I know what dot files or folders are, but there is a specific dot named folder (the name is just a dot) in every directories. What are they used for?

For example here is a part of my "bin" folder. Look at the first tow lines.

drwxr-xr-x  2 root root 4.0K Jul 29 12:39 .
drwxr-xr-x 23 root root 4.0K Jul 29 12:37 ..
-rwxr-xr-x  1 root root 904K Mar 30 20:02 bash
-rwxr-xr-x  1 root root  30K Aug  3  2012 bunzip2

3 Answers 3


Every directory contains a . and a .. entry.

. means the directory itself. It is called the current directory.

.. means the directory's parent directory, that is, the directory that contains it.

There is one directory that is not contained by any other directory: /. So / is special--like all other directories, it contains a .. entry, but its .. entry is itself. So for /, and only for /, .. and . are equivalent.

These directory entries are handy for a variety of purposes. For example, you can change directory to the parent of the directory you're currently in with the command cd ...

You may have seen . in the context of running programs or scripts. In a Unix-style shell, when you run a command by name, the shell doesn't automatically try to run a program by the name in the current directory. (This is surprising to some users coming from Windows, where traditionally that would happen.) The main reason for this is security--if someone creates a program in their directory that has the same name as some system administration tool, and you run that tool while in their directory, they could have just tricked you into running their program.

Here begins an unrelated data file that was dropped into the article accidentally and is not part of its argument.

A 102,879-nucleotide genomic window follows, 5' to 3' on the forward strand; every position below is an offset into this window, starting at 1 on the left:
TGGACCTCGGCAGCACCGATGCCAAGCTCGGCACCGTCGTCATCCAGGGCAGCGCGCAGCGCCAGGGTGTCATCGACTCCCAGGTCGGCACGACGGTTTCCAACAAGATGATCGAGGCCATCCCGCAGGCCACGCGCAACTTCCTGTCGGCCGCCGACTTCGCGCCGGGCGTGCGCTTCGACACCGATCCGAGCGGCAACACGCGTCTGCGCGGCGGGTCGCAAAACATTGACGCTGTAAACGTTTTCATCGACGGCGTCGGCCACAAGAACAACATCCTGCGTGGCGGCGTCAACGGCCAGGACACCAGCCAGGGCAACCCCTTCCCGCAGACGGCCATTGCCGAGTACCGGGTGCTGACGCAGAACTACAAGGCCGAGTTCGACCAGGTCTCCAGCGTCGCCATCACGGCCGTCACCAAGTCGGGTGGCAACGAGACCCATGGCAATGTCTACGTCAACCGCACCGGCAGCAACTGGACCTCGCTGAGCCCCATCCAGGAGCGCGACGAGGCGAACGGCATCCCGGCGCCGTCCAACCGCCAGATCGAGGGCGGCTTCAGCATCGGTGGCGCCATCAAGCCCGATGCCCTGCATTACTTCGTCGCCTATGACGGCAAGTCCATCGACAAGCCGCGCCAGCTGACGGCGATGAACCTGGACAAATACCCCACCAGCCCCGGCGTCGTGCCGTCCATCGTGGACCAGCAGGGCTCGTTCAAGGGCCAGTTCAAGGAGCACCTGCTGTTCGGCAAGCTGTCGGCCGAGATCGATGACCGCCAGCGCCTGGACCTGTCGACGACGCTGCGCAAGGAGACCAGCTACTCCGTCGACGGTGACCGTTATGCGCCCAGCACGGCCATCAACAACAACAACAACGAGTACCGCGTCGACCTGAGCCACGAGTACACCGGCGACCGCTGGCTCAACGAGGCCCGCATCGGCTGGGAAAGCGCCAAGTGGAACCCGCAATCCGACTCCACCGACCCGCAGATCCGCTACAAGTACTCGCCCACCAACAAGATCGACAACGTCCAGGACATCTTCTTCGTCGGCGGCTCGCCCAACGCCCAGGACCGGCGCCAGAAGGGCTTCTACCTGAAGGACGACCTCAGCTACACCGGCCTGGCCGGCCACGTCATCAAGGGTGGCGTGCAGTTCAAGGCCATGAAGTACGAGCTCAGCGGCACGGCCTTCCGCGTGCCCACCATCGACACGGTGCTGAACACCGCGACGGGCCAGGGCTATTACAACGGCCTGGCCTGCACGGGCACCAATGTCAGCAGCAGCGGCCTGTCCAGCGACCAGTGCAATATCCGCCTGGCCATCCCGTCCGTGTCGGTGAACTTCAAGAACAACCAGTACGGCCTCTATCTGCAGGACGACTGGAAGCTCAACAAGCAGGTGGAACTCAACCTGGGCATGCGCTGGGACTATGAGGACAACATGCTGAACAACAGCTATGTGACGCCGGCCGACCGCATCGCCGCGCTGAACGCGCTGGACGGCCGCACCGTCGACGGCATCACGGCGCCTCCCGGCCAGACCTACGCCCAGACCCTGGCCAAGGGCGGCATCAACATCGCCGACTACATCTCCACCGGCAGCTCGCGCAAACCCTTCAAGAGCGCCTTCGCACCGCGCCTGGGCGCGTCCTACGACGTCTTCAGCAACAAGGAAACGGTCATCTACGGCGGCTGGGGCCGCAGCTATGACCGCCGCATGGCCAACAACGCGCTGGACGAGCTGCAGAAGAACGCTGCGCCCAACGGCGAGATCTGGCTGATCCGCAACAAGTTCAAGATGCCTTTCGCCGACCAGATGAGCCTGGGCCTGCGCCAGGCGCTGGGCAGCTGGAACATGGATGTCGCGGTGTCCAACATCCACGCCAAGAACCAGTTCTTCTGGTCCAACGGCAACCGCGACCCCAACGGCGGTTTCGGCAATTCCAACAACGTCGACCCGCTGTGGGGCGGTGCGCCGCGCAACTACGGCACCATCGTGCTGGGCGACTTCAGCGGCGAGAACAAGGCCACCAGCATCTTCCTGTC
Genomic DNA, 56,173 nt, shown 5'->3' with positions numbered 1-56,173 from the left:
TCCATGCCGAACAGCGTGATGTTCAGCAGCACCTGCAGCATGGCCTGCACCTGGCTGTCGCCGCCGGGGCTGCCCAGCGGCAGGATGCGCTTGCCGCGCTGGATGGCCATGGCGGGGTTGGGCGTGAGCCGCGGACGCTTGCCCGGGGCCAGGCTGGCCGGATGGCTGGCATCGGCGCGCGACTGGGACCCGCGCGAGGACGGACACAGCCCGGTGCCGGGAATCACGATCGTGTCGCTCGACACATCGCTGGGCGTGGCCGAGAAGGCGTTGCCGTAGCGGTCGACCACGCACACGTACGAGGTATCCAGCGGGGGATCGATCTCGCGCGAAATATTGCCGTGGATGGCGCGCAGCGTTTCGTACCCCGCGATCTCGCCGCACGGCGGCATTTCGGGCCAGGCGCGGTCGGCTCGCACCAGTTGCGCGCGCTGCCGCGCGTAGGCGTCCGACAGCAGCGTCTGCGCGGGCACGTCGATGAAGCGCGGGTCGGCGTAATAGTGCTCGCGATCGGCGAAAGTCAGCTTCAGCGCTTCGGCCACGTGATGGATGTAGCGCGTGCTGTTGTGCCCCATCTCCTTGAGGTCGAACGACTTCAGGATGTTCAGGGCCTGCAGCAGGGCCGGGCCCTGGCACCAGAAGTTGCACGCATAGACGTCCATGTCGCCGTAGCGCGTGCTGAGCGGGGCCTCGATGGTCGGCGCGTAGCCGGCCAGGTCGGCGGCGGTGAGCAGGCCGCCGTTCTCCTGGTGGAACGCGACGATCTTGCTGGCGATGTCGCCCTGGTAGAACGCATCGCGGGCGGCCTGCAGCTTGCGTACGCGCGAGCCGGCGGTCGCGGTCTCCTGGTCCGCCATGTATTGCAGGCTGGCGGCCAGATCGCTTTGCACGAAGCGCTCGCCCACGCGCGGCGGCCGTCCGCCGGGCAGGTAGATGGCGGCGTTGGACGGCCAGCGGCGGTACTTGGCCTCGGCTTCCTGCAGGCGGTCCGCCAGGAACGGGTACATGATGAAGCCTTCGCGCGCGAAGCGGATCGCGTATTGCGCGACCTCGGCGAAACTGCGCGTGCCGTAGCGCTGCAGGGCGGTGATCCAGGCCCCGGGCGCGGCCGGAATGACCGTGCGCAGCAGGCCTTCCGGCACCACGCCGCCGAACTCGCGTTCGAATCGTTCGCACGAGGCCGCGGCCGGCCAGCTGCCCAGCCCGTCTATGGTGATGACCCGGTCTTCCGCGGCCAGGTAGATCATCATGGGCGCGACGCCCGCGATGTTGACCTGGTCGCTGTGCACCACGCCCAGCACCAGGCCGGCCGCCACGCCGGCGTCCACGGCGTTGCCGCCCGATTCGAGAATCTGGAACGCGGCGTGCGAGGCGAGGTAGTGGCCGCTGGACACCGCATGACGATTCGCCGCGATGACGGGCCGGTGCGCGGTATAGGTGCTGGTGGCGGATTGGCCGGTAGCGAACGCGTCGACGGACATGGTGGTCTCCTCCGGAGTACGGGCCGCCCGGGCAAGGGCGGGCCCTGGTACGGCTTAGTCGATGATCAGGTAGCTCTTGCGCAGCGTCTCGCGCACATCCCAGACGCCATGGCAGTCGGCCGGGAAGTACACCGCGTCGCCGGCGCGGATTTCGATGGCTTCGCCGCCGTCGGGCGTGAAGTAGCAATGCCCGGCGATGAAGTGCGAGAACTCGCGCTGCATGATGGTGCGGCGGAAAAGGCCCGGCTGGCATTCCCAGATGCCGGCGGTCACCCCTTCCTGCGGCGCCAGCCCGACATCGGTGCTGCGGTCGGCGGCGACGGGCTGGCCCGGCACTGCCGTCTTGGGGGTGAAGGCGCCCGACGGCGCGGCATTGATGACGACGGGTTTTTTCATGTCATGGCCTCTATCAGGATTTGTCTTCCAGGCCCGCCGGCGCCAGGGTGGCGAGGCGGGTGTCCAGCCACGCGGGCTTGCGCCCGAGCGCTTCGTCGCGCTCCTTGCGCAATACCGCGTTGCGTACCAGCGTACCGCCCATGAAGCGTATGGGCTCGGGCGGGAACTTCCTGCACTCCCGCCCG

So, to run a program that is not in your PATH, you must call it by some name that has a / in it. To run a program in the current directory, you can use ./program. (You cannot use /program, because that is an absolute path and means "the file called program in the root directory, /.")

  • Replacing just by only in the sentence So for /, and just for /, .. and . are equivalent. would rise accessibility to non-native English speakers.
    – Wolf
    Nov 13, 2020 at 10:39
  • @Wolf Thanks. I've made the change you suggested. Nov 20, 2020 at 20:40

The single dot represents the current directory. The double dot represents the parent directory. Typing "cd .." will take you to the parent directory. See the bottom of this page for more information: http://www.basicconfig.com/linux/linux_cd_command_tutorial

  • I thought the two dots in "cd .." is a special argument but it's a real directory
    – ziggurat
    Jul 31, 2013 at 20:00
  • .. isn't actually the name of a directory - actually it is a symbol that means "whatever directory is above this one". This symbol is recognized in the bash program, which is the shell we most often use in Linux when we open the terminal.
    – Richard
    Jul 31, 2013 at 22:20
  • @searchfgold6789 That's actually not true (at least not in Ubuntu or any other GNU/Linux OS; there may be some operating systems where what you're saying is the case). . and .. are real filesystem entries. They are not implemented by bash, nor by any other shell or shells or combination of userspace programs; they are implemented by the kernel, and are just as "real" as any ordinary directory, in the sense that if you write your own program that views the contents of a directory but doesn't know anything about . and .., it will see . and .. too. Jul 31, 2013 at 22:41

. means the current directory.

.. means the parent directory.

So when you type cd .. , you will move one level up. When you type cp /etc/resolv.conf . , you will copy file /etc/resolv.conf in the current directory.

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